Meanwhile, since 1996, China’s foreign-exchange reserves have soared from $200 billion to more than $850 billion, much of it invested in U.S. Treasury debt. In recent years, America’s fiscal situation has massively deteriorated; the federal-budget surplus of nearly $250 billion in 2000 has turned into budget deficits averaging $370 billion over the past three years. Because the U.S. personal saving rate has been plunging in recent years, and actually became negative in 2005 for the first time since the Great Depression, virtually all of the recent record-level U.S. budget deficits have been financed from abroad. Much of that lending has come from China and other developing nations, whose export-led economies have generated sizable current-account surpluses. In turn, those surpluses have been recycled into loans to finance America’s current-account deficits, which represent the extent that U.S. consumption exceeds its production.

Nobody believes that these already-outsized global imbalances can continue to increase at recent rates indefinitely. Indeed, more than a few economists have remarked how bizarre the recent trend has been: Notwithstanding China’s exceptional economic growth rates over the past two decades, well over half a billion Chinese remain deeply impoverished in a nation whose infrastructure is still woefully inadequate. The fact that such a relatively poor, still-developing nation has been sending its much-needed savings to one of the world’s richest nations to finance overconsumption truly is bizarre.

With its personal and public saving rates negative, America has become habituated to the capital inflow. Those funds have conveniently kept U.S. long-term interest rates very low, albeit at the expense of causing America’s foreign-debt level to soar. At the same time, China has become habituated to its overvalued currency, which has permitted it to pursue export-led development at the expense of underconsumption at home. To maintain its overvalued currency, China recycles its trade surplus into U.S. Treasury securities.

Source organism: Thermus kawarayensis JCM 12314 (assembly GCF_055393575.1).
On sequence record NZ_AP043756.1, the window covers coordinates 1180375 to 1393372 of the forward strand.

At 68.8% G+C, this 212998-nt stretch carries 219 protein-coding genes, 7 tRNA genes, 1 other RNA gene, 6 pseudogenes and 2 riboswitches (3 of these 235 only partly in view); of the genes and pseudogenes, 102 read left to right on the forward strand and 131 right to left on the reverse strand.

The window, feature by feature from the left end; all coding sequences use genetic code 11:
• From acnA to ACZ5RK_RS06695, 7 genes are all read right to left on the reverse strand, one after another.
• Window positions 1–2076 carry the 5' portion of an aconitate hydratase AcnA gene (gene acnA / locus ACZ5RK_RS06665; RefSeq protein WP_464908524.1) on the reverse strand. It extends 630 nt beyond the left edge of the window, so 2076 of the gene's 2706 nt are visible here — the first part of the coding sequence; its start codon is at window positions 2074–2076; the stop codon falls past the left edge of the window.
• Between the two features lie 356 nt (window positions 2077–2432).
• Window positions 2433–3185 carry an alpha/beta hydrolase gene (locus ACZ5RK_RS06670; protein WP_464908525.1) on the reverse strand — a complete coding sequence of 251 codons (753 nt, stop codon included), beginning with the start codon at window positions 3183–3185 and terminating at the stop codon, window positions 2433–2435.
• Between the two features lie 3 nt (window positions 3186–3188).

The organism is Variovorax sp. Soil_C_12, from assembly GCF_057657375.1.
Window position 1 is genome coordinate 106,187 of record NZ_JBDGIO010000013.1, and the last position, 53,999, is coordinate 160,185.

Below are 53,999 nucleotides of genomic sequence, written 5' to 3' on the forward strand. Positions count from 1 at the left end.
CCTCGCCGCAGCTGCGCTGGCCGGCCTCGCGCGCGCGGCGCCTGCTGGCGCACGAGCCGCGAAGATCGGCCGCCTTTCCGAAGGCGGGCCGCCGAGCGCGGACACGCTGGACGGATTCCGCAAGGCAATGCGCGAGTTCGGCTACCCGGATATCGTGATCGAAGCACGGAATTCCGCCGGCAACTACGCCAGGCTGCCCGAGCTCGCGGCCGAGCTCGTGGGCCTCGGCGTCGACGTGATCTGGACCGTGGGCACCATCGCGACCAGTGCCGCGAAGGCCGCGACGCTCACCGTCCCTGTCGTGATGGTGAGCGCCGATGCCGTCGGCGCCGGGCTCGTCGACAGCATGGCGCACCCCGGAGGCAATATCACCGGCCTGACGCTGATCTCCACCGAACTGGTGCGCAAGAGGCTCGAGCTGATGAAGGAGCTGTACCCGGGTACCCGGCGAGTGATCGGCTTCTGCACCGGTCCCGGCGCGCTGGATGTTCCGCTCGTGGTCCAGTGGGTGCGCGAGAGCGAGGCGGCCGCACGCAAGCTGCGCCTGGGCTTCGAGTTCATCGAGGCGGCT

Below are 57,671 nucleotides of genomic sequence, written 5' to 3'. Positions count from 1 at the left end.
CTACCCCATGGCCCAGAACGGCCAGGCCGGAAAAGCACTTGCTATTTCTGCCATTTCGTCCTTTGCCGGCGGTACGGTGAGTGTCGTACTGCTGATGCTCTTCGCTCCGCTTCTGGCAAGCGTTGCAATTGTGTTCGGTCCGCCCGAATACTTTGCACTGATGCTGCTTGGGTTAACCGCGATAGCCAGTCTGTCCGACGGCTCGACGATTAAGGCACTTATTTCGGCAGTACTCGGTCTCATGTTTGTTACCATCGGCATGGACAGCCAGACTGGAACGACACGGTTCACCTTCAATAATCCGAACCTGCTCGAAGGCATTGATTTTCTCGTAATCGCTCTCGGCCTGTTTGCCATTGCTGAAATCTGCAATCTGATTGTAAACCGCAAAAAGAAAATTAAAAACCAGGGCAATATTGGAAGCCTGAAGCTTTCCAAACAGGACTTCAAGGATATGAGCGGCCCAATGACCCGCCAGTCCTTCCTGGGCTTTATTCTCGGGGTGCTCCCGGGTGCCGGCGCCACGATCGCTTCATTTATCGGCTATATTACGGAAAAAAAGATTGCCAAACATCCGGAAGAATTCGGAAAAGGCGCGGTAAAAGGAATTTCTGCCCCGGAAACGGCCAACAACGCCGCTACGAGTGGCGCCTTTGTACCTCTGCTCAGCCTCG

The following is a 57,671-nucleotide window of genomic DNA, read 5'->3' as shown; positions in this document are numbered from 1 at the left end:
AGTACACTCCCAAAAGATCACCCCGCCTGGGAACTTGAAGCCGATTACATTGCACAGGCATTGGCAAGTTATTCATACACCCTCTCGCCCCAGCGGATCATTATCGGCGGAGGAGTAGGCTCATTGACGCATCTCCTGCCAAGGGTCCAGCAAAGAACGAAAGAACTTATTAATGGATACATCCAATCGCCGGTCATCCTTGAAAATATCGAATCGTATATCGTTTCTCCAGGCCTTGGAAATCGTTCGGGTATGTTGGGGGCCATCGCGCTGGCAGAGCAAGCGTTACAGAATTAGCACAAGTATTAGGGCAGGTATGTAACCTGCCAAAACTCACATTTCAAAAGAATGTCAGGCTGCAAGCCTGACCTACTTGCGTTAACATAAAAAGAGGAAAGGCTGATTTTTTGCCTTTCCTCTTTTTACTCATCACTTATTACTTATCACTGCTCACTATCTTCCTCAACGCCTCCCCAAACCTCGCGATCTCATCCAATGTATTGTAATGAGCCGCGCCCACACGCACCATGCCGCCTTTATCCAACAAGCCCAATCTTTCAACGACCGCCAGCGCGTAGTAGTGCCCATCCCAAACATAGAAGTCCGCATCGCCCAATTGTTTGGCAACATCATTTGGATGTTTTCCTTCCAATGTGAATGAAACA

With the agreement of all interested parties, including the seven rich, developed nations comprising the G-7 and the major emerging-market countries, such as China, India and Brazil, which make up the G-20, the IMF has been given a mandate to address these global imbalances. There are, of course, no guarantees. But with America’s net international investment position having swung from a positive level equal to 13 percent of GDP in 1980 to a negative level likely to reach 30 percent of GDP this year, any long- overdue progress in redressing these deeply disturbing global imbalances would be a major policy achievement.